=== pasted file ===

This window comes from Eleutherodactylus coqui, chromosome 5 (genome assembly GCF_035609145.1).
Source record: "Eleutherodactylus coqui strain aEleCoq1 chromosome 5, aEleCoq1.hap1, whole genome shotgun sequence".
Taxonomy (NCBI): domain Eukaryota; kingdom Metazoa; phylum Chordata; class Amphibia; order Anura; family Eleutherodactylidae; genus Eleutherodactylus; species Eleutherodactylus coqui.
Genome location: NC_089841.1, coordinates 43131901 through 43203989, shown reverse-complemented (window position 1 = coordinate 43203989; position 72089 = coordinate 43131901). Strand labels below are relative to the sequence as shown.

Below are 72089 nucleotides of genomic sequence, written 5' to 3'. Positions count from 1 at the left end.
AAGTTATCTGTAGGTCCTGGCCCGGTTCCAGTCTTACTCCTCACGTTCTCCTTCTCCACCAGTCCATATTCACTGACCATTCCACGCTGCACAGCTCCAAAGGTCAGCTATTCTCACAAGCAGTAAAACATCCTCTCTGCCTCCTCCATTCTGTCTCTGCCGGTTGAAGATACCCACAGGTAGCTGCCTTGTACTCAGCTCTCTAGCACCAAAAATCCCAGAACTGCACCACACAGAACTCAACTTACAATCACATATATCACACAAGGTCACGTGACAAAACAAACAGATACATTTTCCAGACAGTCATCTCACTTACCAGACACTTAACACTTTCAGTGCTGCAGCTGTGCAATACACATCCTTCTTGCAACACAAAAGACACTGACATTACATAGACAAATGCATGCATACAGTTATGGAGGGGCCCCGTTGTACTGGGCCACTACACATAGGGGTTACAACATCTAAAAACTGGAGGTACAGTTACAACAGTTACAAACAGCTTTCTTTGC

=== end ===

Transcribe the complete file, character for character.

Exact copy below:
This window comes from Eleutherodactylus coqui, chromosome 5 (genome assembly GCF_035609145.1).
Source record: "Eleutherodactylus coqui strain aEleCoq1 chromosome 5, aEleCoq1.hap1, whole genome shotgun sequence".
Taxonomy (NCBI): domain Eukaryota; kingdom Metazoa; phylum Chordata; class Amphibia; order Anura; family Eleutherodactylidae; genus Eleutherodactylus; species Eleutherodactylus coqui.
Genome location: NC_089841.1, coordinates 43131901 through 43203989, shown reverse-complemented (window position 1 = coordinate 43203989; position 72089 = coordinate 43131901). Strand labels below are relative to the sequence as shown.

Below are 72089 nucleotides of genomic sequence, written 5' to 3'. Positions count from 1 at the left end.
AAGTTATCTGTAGGTCCTGGCCCGGTTCCAGTCTTACTCCTCACGTTCTCCTTCTCCACCAGTCCATATTCACTGACCATTCCACGCTGCACAGCTCCAAAGGTCAGCTATTCTCACAAGCAGTAAAACATCCTCTCTGCCTCCTCCATTCTGTCTCTGCCGGTTGAAGATACCCACAGGTAGCTGCCTTGTACTCAGCTCTCTAGCACCAAAAATCCCAGAACTGCACCACACAGAACTCAACTTACAATCACATATATCACACAAGGTCACGTGACAAAACAAACAGATACATTTTCCAGACAGTCATCTCACTTACCAGACACTTAACACTTTCAGTGCTGCAGCTGTGCAATACACATCCTTCTTGCAACACAAAAGACACTGACATTACATAGACAAATGCATGCATACAGTTATGGAGGGGCCCCGTTGTACTGGGCCACTACACATAGGGGTTACAACATCTAAAAACTGGAGGTACAGTTACAACAGTTACAAACAGCTTTCTTTGC